Certifications:
  • Regional Judge
  • Fleet Measurer
1
Grant re: “To explain where I am confused, here is another interpretation of Rule 17 popularly quoted:....”

I’d suggest you forget this popularly quoted interpretation.  If you rely upon only RRS 17, does your confusion disappear?
Created: 21-Jan-11 04:11
Phil Mostyn
Nationality: Australia
Certifications:
  • National Umpire
  • International Judge
2
Hi Grant,

                "The changing hull colors indicate the boat with right-of-way (green) and not (red). The dotted line indicates the
                 course of both boats"

From the quote I interpret that the boat clear astern at position 1 in your diagram, is the same boat that is leeward ROW at
position 2. For clarity sake it might be easier to disregard the colours and refer the boat clear astern @ position 1, as boat A and the other as boat B.

At position 2, boat A is ROW leeward but subject to rule 17 which limits the course she may sail while overlapped with B, 
to her proper course. B however, must keep clear if A sails above her A's proper course because it's possible for both boats to be penalised - if A sails above her proper course breaking rule 17, and B fails to keep clear breaking rule 11.[Remember B would not have been compelled to break 11, because she could have luffed to keep clear].

When the first of them reaches the zone between positions 2 & 3, rule 18.2(b) begins to apply and A must give B mark-room which includes;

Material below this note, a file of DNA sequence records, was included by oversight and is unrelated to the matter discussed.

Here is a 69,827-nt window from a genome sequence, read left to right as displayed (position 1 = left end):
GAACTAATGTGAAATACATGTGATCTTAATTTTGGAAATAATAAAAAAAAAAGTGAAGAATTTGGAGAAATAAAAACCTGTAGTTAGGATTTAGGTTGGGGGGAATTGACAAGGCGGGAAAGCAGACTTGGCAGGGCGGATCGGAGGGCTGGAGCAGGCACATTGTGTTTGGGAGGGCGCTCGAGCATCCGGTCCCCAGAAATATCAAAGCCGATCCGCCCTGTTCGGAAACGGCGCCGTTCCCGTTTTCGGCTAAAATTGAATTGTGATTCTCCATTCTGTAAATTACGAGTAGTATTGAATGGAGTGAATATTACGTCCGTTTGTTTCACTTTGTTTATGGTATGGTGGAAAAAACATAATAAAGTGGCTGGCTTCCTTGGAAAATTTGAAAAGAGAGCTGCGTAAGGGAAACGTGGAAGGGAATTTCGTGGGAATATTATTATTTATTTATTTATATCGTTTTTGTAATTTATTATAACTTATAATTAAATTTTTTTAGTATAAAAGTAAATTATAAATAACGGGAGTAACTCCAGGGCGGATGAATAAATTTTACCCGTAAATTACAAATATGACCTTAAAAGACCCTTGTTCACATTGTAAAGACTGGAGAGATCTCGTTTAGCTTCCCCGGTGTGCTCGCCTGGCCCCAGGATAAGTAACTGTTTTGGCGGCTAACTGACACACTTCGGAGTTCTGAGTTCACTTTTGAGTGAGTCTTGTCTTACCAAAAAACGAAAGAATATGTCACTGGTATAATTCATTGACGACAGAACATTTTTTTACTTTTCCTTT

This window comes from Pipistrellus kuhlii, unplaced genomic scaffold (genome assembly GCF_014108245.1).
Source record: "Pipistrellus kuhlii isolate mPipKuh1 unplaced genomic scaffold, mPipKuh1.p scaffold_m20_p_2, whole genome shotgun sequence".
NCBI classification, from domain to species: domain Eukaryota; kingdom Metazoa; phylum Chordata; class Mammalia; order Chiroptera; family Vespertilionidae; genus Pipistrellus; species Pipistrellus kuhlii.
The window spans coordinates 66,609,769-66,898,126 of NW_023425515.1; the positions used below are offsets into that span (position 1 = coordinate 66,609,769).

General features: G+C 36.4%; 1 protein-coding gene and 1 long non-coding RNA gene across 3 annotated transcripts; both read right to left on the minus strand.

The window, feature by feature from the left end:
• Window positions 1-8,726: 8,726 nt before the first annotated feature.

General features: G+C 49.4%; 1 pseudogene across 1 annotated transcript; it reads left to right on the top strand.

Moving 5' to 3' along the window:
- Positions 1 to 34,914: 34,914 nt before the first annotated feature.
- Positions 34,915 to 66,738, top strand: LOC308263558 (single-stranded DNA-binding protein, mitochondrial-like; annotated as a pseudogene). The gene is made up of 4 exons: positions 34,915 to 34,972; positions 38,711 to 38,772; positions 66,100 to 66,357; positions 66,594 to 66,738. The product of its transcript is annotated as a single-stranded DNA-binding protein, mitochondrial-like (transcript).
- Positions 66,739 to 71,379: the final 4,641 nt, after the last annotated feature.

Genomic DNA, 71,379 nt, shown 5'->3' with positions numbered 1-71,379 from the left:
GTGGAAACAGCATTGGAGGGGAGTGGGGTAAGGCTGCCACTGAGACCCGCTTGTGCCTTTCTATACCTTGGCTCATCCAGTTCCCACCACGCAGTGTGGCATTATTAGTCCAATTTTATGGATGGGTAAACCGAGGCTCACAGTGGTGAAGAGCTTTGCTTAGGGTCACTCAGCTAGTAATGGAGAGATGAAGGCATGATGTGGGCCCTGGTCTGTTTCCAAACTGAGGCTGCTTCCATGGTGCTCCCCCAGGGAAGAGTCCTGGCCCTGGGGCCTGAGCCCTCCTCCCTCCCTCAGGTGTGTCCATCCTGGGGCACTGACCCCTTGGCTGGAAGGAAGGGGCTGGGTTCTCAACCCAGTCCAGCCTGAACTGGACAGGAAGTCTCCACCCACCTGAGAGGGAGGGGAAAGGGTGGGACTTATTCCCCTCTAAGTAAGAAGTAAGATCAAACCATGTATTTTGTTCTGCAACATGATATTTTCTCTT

Mark-Room (a);  room to sail to the mark when her proper course is to sail close to it,
Room
to sail to the mark means just that - the space a boat needs in the existing conditions, manoeuvring promptly in a seamanlike way, to sail directly to the mark if that's her proper course.

That means that, if from the instant (B) enters the zone, A prevents B bearing away to sail her proper course to the mark, A breaks rule 18.2(b), and if B breaks rule 11 by not keeping clear, she is exonerated by rule 43.1(b). A is still ROW, but she must not prevent the inside overlapped boat from sailing directly to the mark.

In my experience, a lot of sailors make the mistake of believing that, in scenarios similar to the courses sailed by the boats in our  diagram, the outside boat has given mark-room simply because the outside boat eventually bore away to allow the inside boat to round the mark. But such is not the case. The inside boat must be allowed to sail her proper course to the mark from the moment the first of them [it could be either boat] reaches the zone as required by the first part of the definition (a). The right to round and pass marks is contained in the second part of the definition - part (b).
Created: 21-Jan-11 04:15
Grant McLachlan
Nationality: New Zealand
0
Thanks for your comments. To avoid further confusion, I have changed the colours of the boats so that each boat maintains the same colour.

Does this further tweak/clarification change your positions on the rules?
Created: 21-Jan-11 07:57
Werner Esswein
Nationality: Germany
Certifications:
  • National Judge
  • National Umpire
  • National Race Officer
0
“To explain where I am confused, here is another interpretation of Rule 17 popularly quoted:....”

See Definition of "proper course":"...  A boat has no proper course before her starting signal."

Created: 21-Jan-11 08:39
Phil Mostyn
Nationality: Australia
Certifications:
  • National Umpire
  • International Judge
1
Hi Grant,

No, it doesn't change my assessment, but it will make it easier for others to read.

Yellow is limited by 17 to sail no higher than her proper course between becoming overlapped to leeward of Blue and Blue reaching the zone.